Operations jargon: Internet egress

As I've noted before, the operations team has their own jargon which superficially resembles English. Some time ago, they sent out a message with the subject A New Internet Egress Path Is Coming.

Translation: We're changing the way computers access the Internet.

Bonus jargon: traffic on the edge. This does not refer to traffic that is on the verge of a nervous breakdown. It merely refers to traffic that crosses the boundary between intranet and Internet.

Comments (11)
  1. Boris says:

    Is there an ingress path as well?

  2. Jason says:

    While I get that jargon doesn't necessarily have to make sense, wouldn't "internet ingress" be a better phrase? They're talking about how to get on the internet, after all, not how to leave it.

  3. a random passerby says:

    Except that "information wants to be free", right? And once information gets onto the internet, it's "in the wild" and can never again be contained?

  4. Joe says:

    @Jason — you are leaving the internal network and going to the internet.  egress is the right word.

  5. Malcolm says:

    Internet ingress is something a company like Microsoft (or, any sane company) would keep to a bare minimum and/or not allow except to specific DMZs :)

  6. Brian_EE says:

    @Joe, but if I am, say… web browsing, then the packets that leave the internal network are for requesting packets to be sent back to my computer. But if there is no ingress path, how do they get to me?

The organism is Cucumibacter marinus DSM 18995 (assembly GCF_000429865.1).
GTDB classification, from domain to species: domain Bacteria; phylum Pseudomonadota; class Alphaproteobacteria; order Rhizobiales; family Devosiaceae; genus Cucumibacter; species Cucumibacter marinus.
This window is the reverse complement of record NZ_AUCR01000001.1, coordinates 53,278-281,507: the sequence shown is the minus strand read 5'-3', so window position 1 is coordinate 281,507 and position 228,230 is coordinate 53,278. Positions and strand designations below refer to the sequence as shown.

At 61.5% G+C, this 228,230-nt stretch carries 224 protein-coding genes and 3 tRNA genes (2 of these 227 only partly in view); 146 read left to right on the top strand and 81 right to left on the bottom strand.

7. Engywuck says:

    Jason, on a train station you'll see "Exit Main Street" and not "Entrance Main Street"

    "See the egress" – a sign said to be made by Barnum and also mentioned in a Discworld novel.<

  8. Joe says:

    @Brian the interwebs work by making connections to these thingies called "servers".  when the connection is open, "clients" (that what you run) can request information from the "server" to return information.  "egress" is because the connection is going *out* to the interweb not *in* to the corp.

  9. Cowardly Anon Moose says:

    @Joe: "Internet egress" = "egress from the Internet" = inbound connections, not outbound

  10. KapilK says:


    I thought the internet was bi-directional. What do you want happen to an outgoing HTTP GET request? "Hello? Yes this is the internet. No incoming packets huh? Sorry, our webservers have a strict no-ingressing policy to protect you. You have to set the extended GET flag for choosing between telegraph, fax, smoke signals, signal lamps, snail mail and carrier pigeon" :P

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